The medical profession has known about the relationship between cancer treatments and cardiotoxicity for many years. It wasn’t long after that relationship was established that a whole new subspecialty of cardiology was founded. It’s called cardio-oncology and its main focus is not just heart failure, but encompasses the entire spectrum of overlap between cardiovascular and oncologic diseases.
Jasrai Gill of Neptune City, New Jersey, is a cardiologist and chief medical officer. He specializes in cardiovascular disease and interventional cardiology. His experience and work scope covers multiple areas, including interventional cardiology, cardio-oncology, vascular medicine, drug development, and biotechnology. “Since cardio-oncology involves two medical fields,” Dr. Gill explains, “it requires a coordinated approach between cardiology and oncology physicians.”
What is Cardio-Oncology?
The purpose of cardio-oncology, according to Jasrai Gill, is to provide comprehensive care to cancer patients. This care covers everything from prevention to diagnosis and management of cardiotoxicity. “It’s not just heart failure that we focus on,” he adds, “but also everything from hypertension, cardiac arrhythmia, and vascular disease.”
The first mention of cardiovascular side effects as a result of radiotherapy and chemotherapy was in a study that was published over 50 years ago. But an aging population combined with a sharp increase of both cancer and cardiovascular patients led to the development of cardio-oncology as a field of medicine. To complicate things further from a medical point of view, it was observed that many cancer survivors had developed severe cases of cardiovascular diseases that contributed more to mortality than the cancer itself. Not just that, but recent studies have pointed to a higher risk among cancer patients who have pre-existing cardiovascular conditions. The toxic effects of cancer therapies are then superimposed on increased baseline cardiovascular risk.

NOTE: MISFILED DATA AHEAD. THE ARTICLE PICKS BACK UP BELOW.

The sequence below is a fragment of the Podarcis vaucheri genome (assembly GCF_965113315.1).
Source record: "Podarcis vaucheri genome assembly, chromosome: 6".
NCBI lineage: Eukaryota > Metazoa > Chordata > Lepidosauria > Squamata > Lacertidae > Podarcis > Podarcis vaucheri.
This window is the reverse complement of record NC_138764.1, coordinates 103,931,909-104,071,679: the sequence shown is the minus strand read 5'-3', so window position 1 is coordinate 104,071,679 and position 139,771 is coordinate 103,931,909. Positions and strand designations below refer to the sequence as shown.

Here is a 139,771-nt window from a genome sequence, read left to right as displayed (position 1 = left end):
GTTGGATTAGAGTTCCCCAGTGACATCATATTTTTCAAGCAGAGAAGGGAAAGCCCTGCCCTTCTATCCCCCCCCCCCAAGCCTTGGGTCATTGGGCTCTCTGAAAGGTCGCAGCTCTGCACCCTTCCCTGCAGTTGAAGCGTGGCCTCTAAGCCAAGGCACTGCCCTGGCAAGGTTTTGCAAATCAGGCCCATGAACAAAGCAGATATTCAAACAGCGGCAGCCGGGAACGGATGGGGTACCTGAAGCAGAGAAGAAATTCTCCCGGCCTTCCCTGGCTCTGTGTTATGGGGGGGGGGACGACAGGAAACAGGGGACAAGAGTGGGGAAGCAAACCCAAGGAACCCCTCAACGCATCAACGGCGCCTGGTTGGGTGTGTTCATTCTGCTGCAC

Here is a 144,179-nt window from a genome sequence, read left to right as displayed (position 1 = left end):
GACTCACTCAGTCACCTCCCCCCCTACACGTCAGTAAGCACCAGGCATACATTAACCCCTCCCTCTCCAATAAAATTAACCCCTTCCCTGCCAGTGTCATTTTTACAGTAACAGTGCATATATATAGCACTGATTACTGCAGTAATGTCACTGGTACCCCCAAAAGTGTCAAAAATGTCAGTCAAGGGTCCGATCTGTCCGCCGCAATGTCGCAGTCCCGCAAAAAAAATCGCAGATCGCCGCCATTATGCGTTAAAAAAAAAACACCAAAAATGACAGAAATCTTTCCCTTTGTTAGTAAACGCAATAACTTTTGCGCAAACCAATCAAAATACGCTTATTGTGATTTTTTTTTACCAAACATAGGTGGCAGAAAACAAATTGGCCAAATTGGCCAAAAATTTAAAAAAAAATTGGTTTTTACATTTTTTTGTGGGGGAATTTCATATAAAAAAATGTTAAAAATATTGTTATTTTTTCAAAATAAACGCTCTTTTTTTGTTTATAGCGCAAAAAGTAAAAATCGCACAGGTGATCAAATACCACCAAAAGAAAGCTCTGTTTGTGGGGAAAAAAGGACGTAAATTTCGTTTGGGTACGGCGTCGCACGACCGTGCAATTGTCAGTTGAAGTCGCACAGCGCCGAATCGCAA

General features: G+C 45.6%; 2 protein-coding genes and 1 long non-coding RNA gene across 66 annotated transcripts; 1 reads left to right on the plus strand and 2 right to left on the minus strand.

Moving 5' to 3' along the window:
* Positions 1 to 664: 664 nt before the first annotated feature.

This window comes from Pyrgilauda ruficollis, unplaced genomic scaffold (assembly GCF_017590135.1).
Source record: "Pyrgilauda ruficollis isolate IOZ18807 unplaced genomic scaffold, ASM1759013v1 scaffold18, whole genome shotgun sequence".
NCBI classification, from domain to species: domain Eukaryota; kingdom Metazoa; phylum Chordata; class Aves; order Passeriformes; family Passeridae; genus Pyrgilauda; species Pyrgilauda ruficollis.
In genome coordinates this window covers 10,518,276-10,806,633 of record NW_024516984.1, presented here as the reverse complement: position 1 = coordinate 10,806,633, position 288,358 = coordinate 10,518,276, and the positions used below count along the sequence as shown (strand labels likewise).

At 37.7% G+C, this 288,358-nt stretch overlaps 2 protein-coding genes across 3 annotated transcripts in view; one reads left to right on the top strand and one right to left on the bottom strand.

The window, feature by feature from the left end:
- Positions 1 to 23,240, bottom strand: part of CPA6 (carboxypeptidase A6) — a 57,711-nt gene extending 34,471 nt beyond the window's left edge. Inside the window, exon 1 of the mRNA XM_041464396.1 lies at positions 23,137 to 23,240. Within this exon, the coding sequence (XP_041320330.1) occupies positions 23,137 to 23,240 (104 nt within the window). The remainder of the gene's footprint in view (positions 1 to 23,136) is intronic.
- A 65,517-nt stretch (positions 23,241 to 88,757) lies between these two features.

Coordination and Collaboration
Such devastating side effects of both radiotherapy and chemotherapy required a whole new approach to cancer patients’ care. According to Jasrai Gill, some of those toxic side effects took years to develop and often times patients were lost to follow-up. This highlights the need for cancer survivors to be monitored for years under strict follow-up guidelines to detect early signs of cardiovascular diseases. In other words, there was a need for the two fields of medicine, oncology and cardiology, to collaborate, coordinate, and interact in a longitudinal way to provide adequate patient-focused care.
When patients received uncoordinated treatment from cardiologists and oncologists, the risk of toxic side effects increased. This made it all the more imperative for a team approach. Cardio-oncologists not only work on treating cancer, but also pay extra attention to preventive measures during the treatment to mitigate the high toxicity of cancer therapy agents. At the same time, these measures should not compromise the efficacy of the treatment.
In recent years there has been an increase in cardiac arrhythmias among patients who were treated with anti-cancer medications. However, we still don’t know how these drugs play a role in or actually cause cardiac arrhythmias. Many factors contribute to the development of these conditions among cancer patients receiving treatment or prognosis, notes Jasrai Gill.